Windlass Steelcrafts 15th Century English Rondel Dagger
A hands-on review by Mark Mattimore

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Introduction
Daggers were the universal sidearm of the Middle Ages, carried to war and throughout daily life by nobles and commoners alike. The rondel dagger was one of the most popular designs of the late medieval period. Along with the ballock and quillon dagger, it was one of the most produced forms.

The rondel dagger first appeared around 1300-50 but didn't become common until later in the century. It became completely ubiquitous in the 15th century, almost to the exclusion of other styles. It remained popular into the 16th century until it was replaced by a more updated form of the quillon dagger designed for off-hand fighting in combination with a sword or rapier.

The blade of the rondel dagger varied in size and shape with single- and double-edged blades being common. Later, three- and four-sided edgeless blades were used as well. Daggers with these extremely robust cross-sections were designed to damage and penetrate armour. They could squeeze through mail, splitting rings as they went, and punch between openings in plate.

The rondel dagger of the 15th century was primarily used as a backup weapon, when combat became too close for primary weapons or when used to deliver a coup de grāce. Once an opponent was sufficiently subdued with a sword or polearm, the rondel dagger was used to thrust through an opponent's visor or plunged in between gaps in their armour. Daggers of this nature were often referred to as miséricorde, or "mercy" daggers. Many 15th century fight masters, including Talhoffer, highlighted fighting techniques specifically for these weapons.

Overview
The 15th Century English Rondel dagger is a relatively new offering from Windlass Steelcrafts and represents some of the more recent design and quality improvements the company seems to have incorporated into its products. I purchased this piece through By The Sword of Ft. Myers, Florida. While the dagger was backordered for several weeks, the communication was prompt and the order fulfilled as soon as the item became available.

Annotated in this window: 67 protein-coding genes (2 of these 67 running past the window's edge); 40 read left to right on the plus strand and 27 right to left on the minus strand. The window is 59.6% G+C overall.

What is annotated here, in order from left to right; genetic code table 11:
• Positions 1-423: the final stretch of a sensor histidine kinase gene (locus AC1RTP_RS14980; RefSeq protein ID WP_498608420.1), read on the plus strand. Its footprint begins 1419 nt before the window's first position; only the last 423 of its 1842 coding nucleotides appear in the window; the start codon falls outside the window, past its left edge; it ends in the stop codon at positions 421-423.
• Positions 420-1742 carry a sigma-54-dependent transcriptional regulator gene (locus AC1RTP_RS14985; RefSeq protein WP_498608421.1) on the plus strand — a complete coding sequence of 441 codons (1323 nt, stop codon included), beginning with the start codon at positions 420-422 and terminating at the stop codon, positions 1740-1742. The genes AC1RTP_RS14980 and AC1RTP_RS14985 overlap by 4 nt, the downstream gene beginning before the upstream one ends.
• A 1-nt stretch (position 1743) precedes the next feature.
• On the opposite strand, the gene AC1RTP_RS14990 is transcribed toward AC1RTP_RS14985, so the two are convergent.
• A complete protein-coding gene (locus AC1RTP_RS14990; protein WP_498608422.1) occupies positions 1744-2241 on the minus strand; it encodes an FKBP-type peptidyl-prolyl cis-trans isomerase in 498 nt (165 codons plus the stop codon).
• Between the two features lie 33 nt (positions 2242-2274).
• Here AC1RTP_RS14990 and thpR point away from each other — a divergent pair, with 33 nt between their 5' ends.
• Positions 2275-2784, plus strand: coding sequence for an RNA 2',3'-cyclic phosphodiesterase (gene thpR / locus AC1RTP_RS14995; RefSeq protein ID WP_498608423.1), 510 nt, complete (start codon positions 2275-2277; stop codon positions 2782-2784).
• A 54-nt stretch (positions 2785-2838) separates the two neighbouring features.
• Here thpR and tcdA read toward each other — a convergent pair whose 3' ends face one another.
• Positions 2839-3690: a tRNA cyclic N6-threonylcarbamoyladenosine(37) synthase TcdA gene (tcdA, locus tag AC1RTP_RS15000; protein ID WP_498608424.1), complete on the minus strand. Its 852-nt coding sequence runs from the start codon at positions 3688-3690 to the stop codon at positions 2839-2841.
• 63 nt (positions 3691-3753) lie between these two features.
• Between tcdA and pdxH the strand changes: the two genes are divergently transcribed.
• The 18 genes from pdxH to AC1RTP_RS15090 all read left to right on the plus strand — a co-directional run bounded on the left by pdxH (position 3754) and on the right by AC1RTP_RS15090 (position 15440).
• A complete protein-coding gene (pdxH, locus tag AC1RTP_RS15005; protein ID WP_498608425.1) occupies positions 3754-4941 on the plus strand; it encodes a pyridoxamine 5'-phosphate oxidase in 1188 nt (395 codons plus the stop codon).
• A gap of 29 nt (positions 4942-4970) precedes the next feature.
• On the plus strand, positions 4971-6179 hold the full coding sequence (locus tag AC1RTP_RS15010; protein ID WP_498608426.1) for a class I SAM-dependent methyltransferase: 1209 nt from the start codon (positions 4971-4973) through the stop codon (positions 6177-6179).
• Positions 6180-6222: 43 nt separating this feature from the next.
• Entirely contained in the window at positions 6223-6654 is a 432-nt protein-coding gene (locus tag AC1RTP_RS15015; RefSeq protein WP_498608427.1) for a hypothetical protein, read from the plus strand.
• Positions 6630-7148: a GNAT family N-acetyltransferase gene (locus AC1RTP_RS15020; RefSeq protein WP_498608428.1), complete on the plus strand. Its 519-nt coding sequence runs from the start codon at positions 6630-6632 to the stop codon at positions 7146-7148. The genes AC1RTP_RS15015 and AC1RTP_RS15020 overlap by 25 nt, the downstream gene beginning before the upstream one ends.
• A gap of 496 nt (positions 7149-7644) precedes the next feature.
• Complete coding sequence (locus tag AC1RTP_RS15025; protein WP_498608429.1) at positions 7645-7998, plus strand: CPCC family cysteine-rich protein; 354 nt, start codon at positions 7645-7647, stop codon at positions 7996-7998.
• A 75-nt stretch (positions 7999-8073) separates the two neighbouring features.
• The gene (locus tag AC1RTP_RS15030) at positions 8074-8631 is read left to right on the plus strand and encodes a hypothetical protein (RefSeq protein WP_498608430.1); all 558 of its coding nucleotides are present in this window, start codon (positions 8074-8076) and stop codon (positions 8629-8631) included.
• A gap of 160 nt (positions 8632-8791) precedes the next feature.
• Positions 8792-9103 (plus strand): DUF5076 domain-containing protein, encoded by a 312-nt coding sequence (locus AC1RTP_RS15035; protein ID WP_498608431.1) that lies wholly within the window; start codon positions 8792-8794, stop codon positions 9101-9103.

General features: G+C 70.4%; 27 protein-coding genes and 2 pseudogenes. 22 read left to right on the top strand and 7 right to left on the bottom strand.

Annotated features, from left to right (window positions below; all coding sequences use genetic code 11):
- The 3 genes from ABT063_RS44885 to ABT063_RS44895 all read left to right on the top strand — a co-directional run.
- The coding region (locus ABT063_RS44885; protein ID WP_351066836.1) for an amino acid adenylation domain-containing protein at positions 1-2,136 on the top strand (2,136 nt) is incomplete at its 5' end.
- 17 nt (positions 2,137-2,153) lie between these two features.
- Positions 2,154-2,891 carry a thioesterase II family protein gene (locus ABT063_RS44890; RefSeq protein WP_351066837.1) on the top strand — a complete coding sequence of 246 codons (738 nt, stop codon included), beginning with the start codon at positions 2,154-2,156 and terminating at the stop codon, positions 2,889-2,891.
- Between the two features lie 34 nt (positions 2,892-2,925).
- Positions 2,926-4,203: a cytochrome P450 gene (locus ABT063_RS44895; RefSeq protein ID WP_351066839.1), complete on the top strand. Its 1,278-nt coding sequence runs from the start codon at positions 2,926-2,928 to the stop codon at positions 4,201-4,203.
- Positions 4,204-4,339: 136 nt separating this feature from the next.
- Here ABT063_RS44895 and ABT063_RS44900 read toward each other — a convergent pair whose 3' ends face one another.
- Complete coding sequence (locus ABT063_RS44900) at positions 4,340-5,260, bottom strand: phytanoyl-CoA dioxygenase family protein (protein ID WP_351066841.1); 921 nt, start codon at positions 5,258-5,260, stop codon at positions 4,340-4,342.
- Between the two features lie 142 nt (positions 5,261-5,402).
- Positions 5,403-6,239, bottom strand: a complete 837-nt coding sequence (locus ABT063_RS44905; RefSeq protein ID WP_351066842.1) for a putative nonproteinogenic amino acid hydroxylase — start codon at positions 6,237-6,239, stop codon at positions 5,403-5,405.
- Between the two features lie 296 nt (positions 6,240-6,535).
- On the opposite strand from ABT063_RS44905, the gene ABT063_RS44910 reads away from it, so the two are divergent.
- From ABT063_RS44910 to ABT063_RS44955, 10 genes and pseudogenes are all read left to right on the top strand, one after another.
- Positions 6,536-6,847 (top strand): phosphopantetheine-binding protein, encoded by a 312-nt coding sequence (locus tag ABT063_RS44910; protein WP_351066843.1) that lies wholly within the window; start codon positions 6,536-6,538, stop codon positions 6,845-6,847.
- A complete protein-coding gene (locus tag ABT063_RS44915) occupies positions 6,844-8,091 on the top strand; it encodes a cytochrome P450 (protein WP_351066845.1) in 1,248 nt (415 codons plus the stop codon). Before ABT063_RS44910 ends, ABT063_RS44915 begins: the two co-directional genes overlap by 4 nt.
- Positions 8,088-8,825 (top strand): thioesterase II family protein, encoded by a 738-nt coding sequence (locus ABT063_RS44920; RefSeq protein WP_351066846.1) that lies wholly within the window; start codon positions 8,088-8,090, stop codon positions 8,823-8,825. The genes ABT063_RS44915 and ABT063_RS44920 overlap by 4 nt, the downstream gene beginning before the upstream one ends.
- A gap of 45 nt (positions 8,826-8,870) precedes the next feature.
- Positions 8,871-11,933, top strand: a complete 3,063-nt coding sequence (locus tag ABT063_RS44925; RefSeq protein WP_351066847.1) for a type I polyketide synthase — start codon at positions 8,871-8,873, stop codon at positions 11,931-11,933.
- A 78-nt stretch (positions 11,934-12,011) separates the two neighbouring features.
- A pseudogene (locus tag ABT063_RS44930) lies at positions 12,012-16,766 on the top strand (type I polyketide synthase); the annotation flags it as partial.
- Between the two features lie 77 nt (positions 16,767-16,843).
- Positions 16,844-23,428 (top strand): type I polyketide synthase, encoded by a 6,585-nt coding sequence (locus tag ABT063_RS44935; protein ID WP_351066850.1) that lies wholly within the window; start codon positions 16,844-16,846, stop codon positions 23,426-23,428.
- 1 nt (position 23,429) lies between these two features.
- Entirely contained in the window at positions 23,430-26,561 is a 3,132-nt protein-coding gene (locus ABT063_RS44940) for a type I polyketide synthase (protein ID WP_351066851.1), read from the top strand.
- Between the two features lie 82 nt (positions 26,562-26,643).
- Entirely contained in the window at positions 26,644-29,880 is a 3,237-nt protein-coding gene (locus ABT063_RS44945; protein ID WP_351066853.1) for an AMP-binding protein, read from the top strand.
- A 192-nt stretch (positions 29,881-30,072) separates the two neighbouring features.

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Measurements and Specifications:
Weight:15 5/8 ounces
Overall length:17 inches
Blade length:11 1/4 inches
Blade width:1 inches at base, tapering to 1/2 inch
Grip length:5 inches
Guard width:1 1/2 inches

Replica created by Windlass Steelcrafts of India.

Handling Characteristics
Overall, this dagger's feel is light and fast. It possesses a balance that provides a great deal of tip control and makes it want to thrust. It is easy to wield in either an overhanded or underhanded grip. It is very comfortable to hold in the hand. However, while the grip easily accommodates my rather average-sized hand, it may not be large enough to be effectively wielded in a hand wearing an armoured gauntlet.

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Upper Rondel

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Lower Rondel

Fit and Finish
The dagger is put together very well. It is of a traditional single-edged design with a small edged section on the first few inches of the back side of the blade, creating a false edge.

The fittings are all quite tight, well designed, and cleanly executed. The rear rondel or pommel cap is thicker in the center, tapering at the edges and possess what appears to be a small round tang nut at the tip. The front rondel is of octagonal form. Neither front nor rear rondels are very large, measuring about 1 1/2 inches in diameter. This provides a solid grip but not a lot of protection to the hand.

The swollen-shaped grip is constructed out of a single piece of dark wood and is nicely smoothed and sanded. The wood is, however, coated in a stain or varnish that has a rather modern look to it. Overall, the smaller guard and elegant design makes this piece equally suitable for civilian wear as well as that of a fully armoured knight.

The scabbard is of a higher quality than other Windlass offerings I have experienced. It even comes with a decorative round finial on the tip of the chape, perfectly reflecting 15th century designs. The dagger fits snuggly into the scabbard but is easily drawn with little effort.

Conclusion
There are many different styles of rondel daggers available on the reproduction market today. They represent a wide range of form, design, quality and price. Windlass Steelcrafts has chosen to replicate a typical 15th century example that would be at home on the battlefield or out on the town. At only $75 US, the English Rondel dagger is an excellent value and would still be a quality purchase at double the price.

As Windlass continues to improve their production standards and quality control I look forward to additional successful designs from them. The dagger reviewed here is clear evidence of that trend.





About the Author
Mark Mattimore is a writer living in Cincinnati. An obsessive reader and true lover of history, he has an abiding interest in medieval arms and armour in addition to being a student of the western mystery tradition. Professionally, he works as a copywriter with specialties in word-of-mouth marketing and brand identity development.

Acknowledgements
Photographer: Chad Arnow



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